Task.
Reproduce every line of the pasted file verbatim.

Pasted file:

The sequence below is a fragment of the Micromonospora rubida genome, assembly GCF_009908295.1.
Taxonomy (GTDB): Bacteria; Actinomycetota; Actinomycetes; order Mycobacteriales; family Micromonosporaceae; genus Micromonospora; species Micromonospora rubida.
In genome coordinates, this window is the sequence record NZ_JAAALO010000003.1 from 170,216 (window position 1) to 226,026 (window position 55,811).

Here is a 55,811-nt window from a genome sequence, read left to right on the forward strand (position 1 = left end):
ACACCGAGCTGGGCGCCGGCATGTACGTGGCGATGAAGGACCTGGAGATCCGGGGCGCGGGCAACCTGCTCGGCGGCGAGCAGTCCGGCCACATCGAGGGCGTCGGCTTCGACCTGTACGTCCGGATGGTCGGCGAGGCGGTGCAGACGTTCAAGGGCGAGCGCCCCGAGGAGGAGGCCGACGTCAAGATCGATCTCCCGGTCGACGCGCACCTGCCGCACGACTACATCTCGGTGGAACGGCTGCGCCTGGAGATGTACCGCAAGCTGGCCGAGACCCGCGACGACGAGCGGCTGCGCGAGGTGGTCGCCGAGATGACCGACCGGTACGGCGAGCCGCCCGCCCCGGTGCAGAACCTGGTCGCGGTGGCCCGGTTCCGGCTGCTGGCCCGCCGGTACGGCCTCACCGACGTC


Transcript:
The sequence below is a fragment of the Micromonospora rubida genome, assembly GCF_009908295.1.
Taxonomy (GTDB): Bacteria; Actinomycetota; Actinomycetes; order Mycobacteriales; family Micromonosporaceae; genus Micromonospora; species Micromonospora rubida.
In genome coordinates, this window is the sequence record NZ_JAAALO010000003.1 from 170,216 (window position 1) to 226,026 (window position 55,811).

Here is a 55,811-nt window from a genome sequence, read left to right on the forward strand (position 1 = left end):
ACACCGAGCTGGGCGCCGGCATGTACGTGGCGATGAAGGACCTGGAGATCCGGGGCGCGGGCAACCTGCTCGGCGGCGAGCAGTCCGGCCACATCGAGGGCGTCGGCTTCGACCTGTACGTCCGGATGGTCGGCGAGGCGGTGCAGACGTTCAAGGGCGAGCGCCCCGAGGAGGAGGCCGACGTCAAGATCGATCTCCCGGTCGACGCGCACCTGCCGCACGACTACATCTCGGTGGAACGGCTGCGCCTGGAGATGTACCGCAAGCTGGCCGAGACCCGCGACGACGAGCGGCTGCGCGAGGTGGTCGCCGAGATGACCGACCGGTACGGCGAGCCGCCCGCCCCGGTGCAGAACCTGGTCGCGGTGGCCCGGTTCCGGCTGCTGGCCCGCCGGTACGGCCTCACCGACGTC